Because of the intense holiness of the site, many Rabbis hold the opinion that Jews may not ascend the Mount at all. However, this is not so if one has prepared properly and is with a guide who knows where it is forbidden to tread and where it is not.
A blanket statement that Jews may not ascend the Mount only feeds into the desires of those who actively seek to destroy the Jewish connection to the site.
Jews are only allowed on the Mount at certain times of the day, and only under escort. They are not allowed to prostrate themselves or even pray there, and may be removed if they seem to be doing something as innocuous as moving their lips.
I am warned that I should remove any prayer books I might have in my bag and no matter what happens, to stay calm. I am told that people have been yelled at, cursed at and otherwise made to feel very uncomfortable, but not to worry, that we will be fine.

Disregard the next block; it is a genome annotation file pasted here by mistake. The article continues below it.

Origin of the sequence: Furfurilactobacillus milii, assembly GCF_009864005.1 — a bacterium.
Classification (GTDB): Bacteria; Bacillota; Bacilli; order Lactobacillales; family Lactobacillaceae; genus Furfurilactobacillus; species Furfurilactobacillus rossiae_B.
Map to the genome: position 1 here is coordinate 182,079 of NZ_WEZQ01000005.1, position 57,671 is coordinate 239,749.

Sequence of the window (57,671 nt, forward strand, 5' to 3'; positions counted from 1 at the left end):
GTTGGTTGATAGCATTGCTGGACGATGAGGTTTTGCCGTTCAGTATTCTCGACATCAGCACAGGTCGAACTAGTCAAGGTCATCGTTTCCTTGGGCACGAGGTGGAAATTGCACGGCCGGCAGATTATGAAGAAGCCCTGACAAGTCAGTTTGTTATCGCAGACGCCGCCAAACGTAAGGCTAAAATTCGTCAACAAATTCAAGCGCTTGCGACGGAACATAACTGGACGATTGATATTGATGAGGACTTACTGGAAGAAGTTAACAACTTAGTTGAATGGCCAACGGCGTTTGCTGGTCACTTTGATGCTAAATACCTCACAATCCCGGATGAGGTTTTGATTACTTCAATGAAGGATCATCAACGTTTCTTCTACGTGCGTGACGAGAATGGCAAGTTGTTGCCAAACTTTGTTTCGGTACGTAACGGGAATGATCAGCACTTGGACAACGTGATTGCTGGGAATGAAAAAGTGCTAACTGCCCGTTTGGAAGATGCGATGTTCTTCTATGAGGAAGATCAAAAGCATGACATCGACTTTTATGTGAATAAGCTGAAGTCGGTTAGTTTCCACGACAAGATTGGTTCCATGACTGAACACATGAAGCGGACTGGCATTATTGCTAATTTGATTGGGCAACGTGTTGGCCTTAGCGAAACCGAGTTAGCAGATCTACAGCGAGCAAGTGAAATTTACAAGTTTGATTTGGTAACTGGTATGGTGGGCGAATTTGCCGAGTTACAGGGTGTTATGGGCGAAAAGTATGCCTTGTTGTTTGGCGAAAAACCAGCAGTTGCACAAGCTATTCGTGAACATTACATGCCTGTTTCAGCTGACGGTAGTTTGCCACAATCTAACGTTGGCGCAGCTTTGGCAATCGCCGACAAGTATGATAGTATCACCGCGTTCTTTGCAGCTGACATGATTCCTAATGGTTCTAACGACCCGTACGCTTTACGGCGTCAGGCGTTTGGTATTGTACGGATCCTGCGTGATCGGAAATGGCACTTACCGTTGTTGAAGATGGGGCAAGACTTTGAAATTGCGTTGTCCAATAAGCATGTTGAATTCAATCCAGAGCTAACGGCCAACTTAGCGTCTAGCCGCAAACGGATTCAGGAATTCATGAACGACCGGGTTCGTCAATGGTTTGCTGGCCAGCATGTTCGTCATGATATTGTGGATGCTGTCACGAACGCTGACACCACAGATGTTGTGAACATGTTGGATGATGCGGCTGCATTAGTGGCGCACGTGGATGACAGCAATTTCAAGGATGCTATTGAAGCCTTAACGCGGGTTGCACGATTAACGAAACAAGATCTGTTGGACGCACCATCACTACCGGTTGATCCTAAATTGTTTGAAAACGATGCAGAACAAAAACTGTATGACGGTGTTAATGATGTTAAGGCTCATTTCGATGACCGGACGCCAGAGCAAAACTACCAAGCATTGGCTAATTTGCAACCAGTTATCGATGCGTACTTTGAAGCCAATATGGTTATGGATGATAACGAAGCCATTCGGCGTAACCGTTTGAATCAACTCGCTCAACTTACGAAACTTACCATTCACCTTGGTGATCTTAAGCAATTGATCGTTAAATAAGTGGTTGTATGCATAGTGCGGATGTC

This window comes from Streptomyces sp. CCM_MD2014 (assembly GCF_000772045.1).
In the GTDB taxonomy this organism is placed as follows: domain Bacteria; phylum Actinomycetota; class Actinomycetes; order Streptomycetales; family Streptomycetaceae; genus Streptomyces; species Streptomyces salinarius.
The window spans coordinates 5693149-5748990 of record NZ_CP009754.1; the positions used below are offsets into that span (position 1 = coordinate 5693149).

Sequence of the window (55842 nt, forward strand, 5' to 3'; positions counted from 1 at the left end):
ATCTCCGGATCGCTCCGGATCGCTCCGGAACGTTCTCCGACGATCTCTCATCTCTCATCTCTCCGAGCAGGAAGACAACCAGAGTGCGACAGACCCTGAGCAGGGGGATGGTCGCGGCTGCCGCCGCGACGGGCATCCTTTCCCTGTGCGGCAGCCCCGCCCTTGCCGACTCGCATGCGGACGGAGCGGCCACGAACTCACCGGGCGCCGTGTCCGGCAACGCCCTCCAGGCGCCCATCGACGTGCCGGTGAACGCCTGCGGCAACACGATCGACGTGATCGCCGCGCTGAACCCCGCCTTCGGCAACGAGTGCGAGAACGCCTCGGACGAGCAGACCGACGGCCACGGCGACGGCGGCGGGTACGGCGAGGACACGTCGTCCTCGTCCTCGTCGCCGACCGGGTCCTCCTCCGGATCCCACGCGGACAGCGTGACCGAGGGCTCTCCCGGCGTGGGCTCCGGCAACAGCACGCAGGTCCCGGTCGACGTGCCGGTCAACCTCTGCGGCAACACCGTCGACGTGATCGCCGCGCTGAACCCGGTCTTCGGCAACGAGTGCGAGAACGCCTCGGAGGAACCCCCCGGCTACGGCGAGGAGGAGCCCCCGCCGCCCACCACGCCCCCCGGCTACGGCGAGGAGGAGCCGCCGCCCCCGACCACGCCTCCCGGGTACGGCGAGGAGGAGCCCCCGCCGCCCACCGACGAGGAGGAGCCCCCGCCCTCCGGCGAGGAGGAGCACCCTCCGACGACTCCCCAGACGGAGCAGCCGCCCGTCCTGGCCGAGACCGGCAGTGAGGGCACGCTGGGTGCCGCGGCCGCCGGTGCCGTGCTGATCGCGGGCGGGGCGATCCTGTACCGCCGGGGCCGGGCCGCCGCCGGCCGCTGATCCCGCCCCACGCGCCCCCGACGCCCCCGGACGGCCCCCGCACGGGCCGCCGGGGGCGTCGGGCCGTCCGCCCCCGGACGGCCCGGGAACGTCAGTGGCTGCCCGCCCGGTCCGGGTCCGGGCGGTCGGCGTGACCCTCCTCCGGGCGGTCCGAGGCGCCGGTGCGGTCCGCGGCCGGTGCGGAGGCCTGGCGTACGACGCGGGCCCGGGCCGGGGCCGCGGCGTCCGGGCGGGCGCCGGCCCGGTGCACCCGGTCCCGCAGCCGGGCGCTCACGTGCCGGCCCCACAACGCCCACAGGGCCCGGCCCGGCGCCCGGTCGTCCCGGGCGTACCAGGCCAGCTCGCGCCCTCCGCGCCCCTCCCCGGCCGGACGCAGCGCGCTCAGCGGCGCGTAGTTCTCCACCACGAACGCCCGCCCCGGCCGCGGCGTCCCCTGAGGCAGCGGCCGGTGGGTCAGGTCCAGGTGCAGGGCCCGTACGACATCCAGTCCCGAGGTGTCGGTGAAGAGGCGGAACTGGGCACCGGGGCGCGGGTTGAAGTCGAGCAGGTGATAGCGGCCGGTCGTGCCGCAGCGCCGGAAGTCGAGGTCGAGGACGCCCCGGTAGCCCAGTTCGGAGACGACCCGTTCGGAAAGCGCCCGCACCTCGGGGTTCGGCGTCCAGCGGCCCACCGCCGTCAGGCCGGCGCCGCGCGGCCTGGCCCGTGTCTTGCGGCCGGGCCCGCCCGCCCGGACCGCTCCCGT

We make it through security with minimal fuss. This is likely due to the fact that the police know Rabbi Richman, though he keeps telling me that I have incredible ‘mazal’ because it is usually never this easy.
As we ascend the ramp, we rise above the Western Wall on our left. Also known as the Kotel, or Wailing Wall, it is a remnant of the retaining wall of the Mount- not part of the Temple complex.
Like all Jews, we are escorted by a Waqf official and a border policeman, though groups of tourists are allowed to roam free.
We enter the plaza and a strange feeling of otherworldliness sets in. I feel excited, yet very calm and focused. I try to hear the Rabbi as he tells me about the columns lined up on our right and points out the reddish color on some of them as aged gold, which identify them as being from the Temple.